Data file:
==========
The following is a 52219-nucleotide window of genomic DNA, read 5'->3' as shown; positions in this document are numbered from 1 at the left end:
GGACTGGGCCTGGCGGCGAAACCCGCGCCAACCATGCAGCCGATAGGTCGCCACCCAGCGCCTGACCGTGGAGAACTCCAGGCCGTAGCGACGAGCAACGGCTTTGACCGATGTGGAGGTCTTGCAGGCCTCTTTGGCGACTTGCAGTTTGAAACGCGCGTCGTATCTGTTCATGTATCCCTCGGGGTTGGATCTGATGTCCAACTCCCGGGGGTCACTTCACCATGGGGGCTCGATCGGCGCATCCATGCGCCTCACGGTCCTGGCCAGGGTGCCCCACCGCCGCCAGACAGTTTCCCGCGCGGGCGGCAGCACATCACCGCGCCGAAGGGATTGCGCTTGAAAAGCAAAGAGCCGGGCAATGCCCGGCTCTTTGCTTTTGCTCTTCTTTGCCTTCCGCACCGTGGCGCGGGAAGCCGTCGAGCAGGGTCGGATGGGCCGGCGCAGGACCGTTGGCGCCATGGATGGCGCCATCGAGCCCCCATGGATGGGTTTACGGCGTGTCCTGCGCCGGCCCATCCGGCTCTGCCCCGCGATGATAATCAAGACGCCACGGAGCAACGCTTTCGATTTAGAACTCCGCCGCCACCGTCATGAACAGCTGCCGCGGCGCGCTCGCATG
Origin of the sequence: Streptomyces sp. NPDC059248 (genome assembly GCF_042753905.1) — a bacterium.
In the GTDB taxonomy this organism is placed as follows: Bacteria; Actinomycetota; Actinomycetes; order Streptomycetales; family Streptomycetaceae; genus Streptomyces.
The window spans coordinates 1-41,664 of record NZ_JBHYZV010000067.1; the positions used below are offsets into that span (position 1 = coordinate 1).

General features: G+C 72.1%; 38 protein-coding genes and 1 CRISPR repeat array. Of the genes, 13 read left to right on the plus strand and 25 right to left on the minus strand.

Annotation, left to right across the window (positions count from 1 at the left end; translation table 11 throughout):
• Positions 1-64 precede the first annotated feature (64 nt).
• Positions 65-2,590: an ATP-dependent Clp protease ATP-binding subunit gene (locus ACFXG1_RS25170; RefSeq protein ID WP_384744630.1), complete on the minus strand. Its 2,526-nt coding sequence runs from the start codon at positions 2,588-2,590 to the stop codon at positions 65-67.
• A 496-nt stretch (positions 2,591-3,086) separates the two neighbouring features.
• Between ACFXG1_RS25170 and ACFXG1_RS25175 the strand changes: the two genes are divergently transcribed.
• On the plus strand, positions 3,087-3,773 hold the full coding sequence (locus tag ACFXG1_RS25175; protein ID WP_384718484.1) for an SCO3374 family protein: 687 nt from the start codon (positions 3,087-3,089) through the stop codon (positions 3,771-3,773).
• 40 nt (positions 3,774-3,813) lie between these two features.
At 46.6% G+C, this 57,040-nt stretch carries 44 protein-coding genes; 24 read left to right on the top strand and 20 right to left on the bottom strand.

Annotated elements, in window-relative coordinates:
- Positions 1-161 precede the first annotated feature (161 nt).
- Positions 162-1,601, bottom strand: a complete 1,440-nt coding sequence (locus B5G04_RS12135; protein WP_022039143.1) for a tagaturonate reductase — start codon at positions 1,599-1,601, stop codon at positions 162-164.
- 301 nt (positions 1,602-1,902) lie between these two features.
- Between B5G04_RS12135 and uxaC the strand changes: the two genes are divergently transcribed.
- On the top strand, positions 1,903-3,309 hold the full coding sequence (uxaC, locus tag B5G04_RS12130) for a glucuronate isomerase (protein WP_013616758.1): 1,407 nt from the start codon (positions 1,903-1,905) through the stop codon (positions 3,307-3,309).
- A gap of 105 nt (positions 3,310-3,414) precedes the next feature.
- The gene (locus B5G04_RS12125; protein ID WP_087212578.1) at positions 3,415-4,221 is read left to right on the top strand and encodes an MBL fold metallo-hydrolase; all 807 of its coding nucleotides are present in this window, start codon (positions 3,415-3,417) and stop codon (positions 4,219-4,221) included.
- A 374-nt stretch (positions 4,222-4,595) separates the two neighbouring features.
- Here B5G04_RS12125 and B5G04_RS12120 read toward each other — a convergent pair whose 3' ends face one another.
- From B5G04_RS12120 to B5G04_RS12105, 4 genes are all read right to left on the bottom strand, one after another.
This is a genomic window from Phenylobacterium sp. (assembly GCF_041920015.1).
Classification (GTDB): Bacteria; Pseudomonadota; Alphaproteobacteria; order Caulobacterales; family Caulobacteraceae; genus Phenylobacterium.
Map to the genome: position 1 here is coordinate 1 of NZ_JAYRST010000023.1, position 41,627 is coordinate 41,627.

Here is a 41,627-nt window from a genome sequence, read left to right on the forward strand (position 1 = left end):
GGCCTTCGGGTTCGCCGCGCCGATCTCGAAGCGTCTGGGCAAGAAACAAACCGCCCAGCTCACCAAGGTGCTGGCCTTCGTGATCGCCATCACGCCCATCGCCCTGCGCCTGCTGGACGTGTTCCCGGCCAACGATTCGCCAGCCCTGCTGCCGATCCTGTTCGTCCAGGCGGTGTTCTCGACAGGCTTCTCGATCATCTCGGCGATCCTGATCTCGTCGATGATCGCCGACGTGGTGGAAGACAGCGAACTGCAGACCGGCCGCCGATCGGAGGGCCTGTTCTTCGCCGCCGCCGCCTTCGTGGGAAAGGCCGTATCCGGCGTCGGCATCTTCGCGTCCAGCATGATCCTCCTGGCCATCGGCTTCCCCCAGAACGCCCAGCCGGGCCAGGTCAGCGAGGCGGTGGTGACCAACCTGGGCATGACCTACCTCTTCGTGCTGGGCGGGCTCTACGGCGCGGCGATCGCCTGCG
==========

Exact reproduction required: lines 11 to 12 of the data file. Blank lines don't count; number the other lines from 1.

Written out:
• Between ACFXG1_RS25170 and ACFXG1_RS25175 the strand changes: the two genes are divergently transcribed.
• On the plus strand, positions 3,087-3,773 hold the full coding sequence (locus tag ACFXG1_RS25175; protein ID WP_384718484.1) for an SCO3374 family protein: 687 nt from the start codon (positions 3,087-3,089) through the stop codon (positions 3,771-3,773).